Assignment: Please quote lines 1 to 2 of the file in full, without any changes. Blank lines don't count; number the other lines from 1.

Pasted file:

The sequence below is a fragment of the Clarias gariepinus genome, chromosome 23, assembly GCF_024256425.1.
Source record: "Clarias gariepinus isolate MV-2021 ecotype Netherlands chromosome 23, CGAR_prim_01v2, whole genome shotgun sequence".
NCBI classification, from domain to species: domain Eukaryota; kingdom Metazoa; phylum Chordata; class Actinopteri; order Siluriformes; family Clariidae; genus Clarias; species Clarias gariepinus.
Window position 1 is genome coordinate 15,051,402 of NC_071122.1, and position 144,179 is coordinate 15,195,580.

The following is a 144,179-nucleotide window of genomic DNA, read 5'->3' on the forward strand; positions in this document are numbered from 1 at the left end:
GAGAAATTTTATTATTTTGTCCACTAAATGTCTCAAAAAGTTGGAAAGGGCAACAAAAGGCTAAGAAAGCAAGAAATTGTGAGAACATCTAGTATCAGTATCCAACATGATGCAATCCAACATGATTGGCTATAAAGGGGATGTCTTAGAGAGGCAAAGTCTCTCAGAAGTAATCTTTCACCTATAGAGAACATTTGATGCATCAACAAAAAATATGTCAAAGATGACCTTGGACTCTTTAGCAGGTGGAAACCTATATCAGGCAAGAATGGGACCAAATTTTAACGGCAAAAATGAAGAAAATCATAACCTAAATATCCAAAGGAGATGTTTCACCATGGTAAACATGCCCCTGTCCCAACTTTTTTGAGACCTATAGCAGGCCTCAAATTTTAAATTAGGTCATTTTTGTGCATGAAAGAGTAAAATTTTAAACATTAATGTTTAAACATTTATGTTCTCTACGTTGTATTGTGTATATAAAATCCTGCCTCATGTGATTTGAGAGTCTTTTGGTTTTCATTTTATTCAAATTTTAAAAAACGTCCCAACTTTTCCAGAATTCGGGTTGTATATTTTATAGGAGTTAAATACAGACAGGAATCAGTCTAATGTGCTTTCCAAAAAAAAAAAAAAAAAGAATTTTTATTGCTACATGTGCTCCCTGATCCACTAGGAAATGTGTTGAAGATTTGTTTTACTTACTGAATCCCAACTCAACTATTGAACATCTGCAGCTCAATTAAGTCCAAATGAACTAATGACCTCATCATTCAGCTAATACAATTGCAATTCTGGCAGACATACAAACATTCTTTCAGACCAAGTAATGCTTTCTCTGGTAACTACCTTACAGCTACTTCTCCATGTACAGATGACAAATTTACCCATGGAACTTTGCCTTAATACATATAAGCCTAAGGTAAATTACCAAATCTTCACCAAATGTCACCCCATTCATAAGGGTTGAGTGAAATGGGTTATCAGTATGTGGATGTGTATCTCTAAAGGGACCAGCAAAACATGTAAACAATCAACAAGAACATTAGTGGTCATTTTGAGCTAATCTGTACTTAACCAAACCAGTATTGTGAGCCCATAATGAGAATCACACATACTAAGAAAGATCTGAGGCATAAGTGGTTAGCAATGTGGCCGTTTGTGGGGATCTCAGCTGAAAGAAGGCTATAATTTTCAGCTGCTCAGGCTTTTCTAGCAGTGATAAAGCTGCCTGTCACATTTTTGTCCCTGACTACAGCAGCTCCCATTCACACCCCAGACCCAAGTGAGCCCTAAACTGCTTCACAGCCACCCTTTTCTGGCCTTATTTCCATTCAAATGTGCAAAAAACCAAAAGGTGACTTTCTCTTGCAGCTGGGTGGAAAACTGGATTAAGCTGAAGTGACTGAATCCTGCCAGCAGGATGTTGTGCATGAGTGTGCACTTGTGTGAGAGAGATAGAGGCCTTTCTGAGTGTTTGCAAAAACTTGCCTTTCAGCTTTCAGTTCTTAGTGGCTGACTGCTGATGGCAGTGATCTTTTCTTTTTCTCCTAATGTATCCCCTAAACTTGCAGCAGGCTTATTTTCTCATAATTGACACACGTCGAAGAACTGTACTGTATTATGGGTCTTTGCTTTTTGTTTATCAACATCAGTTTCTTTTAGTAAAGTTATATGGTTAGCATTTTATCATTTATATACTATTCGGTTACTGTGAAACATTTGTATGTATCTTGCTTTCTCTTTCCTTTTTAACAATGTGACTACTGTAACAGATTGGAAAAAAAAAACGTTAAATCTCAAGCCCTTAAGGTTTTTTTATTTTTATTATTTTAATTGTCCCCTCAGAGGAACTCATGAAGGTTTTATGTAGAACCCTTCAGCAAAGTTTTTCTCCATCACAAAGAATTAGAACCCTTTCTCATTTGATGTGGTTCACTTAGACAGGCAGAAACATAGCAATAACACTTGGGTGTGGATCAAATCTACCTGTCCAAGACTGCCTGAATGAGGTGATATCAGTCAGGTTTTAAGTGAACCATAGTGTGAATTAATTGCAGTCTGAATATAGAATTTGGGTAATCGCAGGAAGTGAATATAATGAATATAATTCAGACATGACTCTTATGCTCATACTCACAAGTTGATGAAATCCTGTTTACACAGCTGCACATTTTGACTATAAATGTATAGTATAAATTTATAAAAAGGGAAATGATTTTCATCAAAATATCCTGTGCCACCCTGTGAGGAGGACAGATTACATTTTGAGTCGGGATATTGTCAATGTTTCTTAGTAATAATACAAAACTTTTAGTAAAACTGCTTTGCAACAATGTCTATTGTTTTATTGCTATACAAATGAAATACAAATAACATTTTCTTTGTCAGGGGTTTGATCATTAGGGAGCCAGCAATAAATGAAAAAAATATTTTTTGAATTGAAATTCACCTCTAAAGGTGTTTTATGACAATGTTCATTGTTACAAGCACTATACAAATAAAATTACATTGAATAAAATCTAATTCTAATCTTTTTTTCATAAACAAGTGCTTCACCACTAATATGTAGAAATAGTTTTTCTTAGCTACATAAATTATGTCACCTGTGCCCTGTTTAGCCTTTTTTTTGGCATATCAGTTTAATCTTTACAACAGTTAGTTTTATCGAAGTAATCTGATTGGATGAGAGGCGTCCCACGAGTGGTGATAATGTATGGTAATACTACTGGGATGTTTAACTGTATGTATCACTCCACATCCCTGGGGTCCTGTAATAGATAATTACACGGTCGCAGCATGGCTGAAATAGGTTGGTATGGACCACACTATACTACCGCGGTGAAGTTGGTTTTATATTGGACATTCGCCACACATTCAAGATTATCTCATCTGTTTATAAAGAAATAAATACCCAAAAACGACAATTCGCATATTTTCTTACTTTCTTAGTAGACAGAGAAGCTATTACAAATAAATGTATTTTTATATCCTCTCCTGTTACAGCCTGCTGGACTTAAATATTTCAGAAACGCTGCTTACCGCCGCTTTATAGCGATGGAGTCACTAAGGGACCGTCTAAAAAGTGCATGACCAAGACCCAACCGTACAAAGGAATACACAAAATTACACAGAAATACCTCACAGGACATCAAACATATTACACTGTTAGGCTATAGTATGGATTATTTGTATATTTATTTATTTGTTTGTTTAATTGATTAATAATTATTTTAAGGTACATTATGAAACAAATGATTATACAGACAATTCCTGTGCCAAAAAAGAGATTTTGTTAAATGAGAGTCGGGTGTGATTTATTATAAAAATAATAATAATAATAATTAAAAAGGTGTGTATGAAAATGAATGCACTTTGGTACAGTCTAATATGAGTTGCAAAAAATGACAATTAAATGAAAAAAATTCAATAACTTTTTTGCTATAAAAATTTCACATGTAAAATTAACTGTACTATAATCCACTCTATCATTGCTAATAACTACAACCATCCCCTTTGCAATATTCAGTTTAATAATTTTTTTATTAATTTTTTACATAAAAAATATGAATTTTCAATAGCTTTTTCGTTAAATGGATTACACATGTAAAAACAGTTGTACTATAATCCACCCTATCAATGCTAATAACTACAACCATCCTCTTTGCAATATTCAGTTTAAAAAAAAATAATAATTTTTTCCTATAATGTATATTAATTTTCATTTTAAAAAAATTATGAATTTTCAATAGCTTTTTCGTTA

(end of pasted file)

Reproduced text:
The sequence below is a fragment of the Clarias gariepinus genome, chromosome 23, assembly GCF_024256425.1.
Source record: "Clarias gariepinus isolate MV-2021 ecotype Netherlands chromosome 23, CGAR_prim_01v2, whole genome shotgun sequence".